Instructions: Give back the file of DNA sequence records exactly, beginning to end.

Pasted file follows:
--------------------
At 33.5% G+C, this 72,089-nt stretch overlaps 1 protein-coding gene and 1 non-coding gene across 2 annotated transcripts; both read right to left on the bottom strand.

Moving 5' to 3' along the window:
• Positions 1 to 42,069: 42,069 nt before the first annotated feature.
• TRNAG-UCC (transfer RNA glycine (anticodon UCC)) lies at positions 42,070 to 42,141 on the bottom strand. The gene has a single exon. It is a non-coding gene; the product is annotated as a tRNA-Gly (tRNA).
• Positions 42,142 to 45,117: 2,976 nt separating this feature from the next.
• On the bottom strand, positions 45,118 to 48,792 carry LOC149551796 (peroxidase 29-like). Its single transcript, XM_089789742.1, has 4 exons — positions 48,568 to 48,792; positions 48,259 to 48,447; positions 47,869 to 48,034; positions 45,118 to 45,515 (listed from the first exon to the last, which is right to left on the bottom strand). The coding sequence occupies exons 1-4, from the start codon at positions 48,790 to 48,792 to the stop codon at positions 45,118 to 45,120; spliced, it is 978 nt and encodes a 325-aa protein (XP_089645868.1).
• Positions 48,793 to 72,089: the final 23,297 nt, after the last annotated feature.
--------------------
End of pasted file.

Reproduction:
At 33.5% G+C, this 72,089-nt stretch overlaps 1 protein-coding gene and 1 non-coding gene across 2 annotated transcripts; both read right to left on the bottom strand.

Moving 5' to 3' along the window:
• Positions 1 to 42,069: 42,069 nt before the first annotated feature.
• TRNAG-UCC (transfer RNA glycine (anticodon UCC)) lies at positions 42,070 to 42,141 on the bottom strand. The gene has a single exon. It is a non-coding gene; the product is annotated as a tRNA-Gly (tRNA).
• Positions 42,142 to 45,117: 2,976 nt separating this feature from the next.
• On the bottom strand, positions 45,118 to 48,792 carry LOC149551796 (peroxidase 29-like). Its single transcript, XM_089789742.1, has 4 exons — positions 48,568 to 48,792; positions 48,259 to 48,447; positions 47,869 to 48,034; positions 45,118 to 45,515 (listed from the first exon to the last, which is right to left on the bottom strand). The coding sequence occupies exons 1-4, from the start codon at positions 48,790 to 48,792 to the stop codon at positions 45,118 to 45,120; spliced, it is 978 nt and encodes a 325-aa protein (XP_089645868.1).
• Positions 48,793 to 72,089: the final 23,297 nt, after the last annotated feature.